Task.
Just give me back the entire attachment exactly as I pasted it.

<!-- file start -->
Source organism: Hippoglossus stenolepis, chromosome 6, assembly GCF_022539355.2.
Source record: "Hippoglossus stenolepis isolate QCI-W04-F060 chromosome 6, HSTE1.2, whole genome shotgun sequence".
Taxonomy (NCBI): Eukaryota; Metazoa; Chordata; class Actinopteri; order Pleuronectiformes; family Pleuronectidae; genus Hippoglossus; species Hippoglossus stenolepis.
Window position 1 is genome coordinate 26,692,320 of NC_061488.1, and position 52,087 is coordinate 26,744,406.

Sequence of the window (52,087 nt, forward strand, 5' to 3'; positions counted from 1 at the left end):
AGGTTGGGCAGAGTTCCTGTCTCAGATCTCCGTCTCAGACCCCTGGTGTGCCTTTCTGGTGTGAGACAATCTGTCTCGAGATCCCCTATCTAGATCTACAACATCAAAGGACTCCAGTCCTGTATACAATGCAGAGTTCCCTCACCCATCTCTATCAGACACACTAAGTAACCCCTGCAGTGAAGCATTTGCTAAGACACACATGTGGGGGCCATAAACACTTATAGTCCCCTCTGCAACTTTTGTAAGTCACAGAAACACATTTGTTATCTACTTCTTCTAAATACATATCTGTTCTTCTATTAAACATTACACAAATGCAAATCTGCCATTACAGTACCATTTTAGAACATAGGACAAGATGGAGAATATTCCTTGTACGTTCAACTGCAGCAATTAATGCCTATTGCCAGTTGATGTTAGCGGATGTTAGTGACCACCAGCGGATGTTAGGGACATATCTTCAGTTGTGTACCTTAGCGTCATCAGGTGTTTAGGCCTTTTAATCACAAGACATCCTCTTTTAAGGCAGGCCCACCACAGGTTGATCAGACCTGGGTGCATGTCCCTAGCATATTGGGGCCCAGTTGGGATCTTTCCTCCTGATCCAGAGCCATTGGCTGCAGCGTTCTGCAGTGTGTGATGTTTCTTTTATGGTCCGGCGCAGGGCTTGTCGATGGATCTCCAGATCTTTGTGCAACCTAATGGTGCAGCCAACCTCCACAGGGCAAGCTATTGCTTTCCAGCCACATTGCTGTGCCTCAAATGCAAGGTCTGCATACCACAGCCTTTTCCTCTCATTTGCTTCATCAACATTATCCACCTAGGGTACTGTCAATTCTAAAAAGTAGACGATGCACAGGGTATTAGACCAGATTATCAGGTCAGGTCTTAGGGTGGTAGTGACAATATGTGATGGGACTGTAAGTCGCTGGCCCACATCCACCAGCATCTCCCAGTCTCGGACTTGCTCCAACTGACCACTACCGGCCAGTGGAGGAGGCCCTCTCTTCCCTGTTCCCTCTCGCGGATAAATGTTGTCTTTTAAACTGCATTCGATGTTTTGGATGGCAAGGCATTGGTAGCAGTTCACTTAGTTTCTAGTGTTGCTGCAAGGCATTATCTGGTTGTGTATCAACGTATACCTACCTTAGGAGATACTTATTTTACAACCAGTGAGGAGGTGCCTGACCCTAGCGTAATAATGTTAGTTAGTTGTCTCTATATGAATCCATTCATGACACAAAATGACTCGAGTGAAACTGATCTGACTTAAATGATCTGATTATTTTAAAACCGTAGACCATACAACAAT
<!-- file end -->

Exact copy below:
Source organism: Hippoglossus stenolepis, chromosome 6, assembly GCF_022539355.2.
Source record: "Hippoglossus stenolepis isolate QCI-W04-F060 chromosome 6, HSTE1.2, whole genome shotgun sequence".
Taxonomy (NCBI): Eukaryota; Metazoa; Chordata; class Actinopteri; order Pleuronectiformes; family Pleuronectidae; genus Hippoglossus; species Hippoglossus stenolepis.
Window position 1 is genome coordinate 26,692,320 of NC_061488.1, and position 52,087 is coordinate 26,744,406.

Sequence of the window (52,087 nt, forward strand, 5' to 3'; positions counted from 1 at the left end):
AGGTTGGGCAGAGTTCCTGTCTCAGATCTCCGTCTCAGACCCCTGGTGTGCCTTTCTGGTGTGAGACAATCTGTCTCGAGATCCCCTATCTAGATCTACAACATCAAAGGACTCCAGTCCTGTATACAATGCAGAGTTCCCTCACCCATCTCTATCAGACACACTAAGTAACCCCTGCAGTGAAGCATTTGCTAAGACACACATGTGGGGGCCATAAACACTTATAGTCCCCTCTGCAACTTTTGTAAGTCACAGAAACACATTTGTTATCTACTTCTTCTAAATACATATCTGTTCTTCTATTAAACATTACACAAATGCAAATCTGCCATTACAGTACCATTTTAGAACATAGGACAAGATGGAGAATATTCCTTGTACGTTCAACTGCAGCAATTAATGCCTATTGCCAGTTGATGTTAGCGGATGTTAGTGACCACCAGCGGATGTTAGGGACATATCTTCAGTTGTGTACCTTAGCGTCATCAGGTGTTTAGGCCTTTTAATCACAAGACATCCTCTTTTAAGGCAGGCCCACCACAGGTTGATCAGACCTGGGTGCATGTCCCTAGCATATTGGGGCCCAGTTGGGATCTTTCCTCCTGATCCAGAGCCATTGGCTGCAGCGTTCTGCAGTGTGTGATGTTTCTTTTATGGTCCGGCGCAGGGCTTGTCGATGGATCTCCAGATCTTTGTGCAACCTAATGGTGCAGCCAACCTCCACAGGGCAAGCTATTGCTTTCCAGCCACATTGCTGTGCCTCAAATGCAAGGTCTGCATACCACAGCCTTTTCCTCTCATTTGCTTCATCAACATTATCCACCTAGGGTACTGTCAATTCTAAAAAGTAGACGATGCACAGGGTATTAGACCAGATTATCAGGTCAGGTCTTAGGGTGGTAGTGACAATATGTGATGGGACTGTAAGTCGCTGGCCCACATCCACCAGCATCTCCCAGTCTCGGACTTGCTCCAACTGACCACTACCGGCCAGTGGAGGAGGCCCTCTCTTCCCTGTTCCCTCTCGCGGATAAATGTTGTCTTTTAAACTGCATTCGATGTTTTGGATGGCAAGGCATTGGTAGCAGTTCACTTAGTTTCTAGTGTTGCTGCAAGGCATTATCTGGTTGTGTATCAACGTATACCTACCTTAGGAGATACTTATTTTACAACCAGTGAGGAGGTGCCTGACCCTAGCGTAATAATGTTAGTTAGTTGTCTCTATATGAATCCATTCATGACACAAAATGACTCGAGTGAAACTGATCTGACTTAAATGATCTGATTATTTTAAAACCGTAGACCATACAACAAT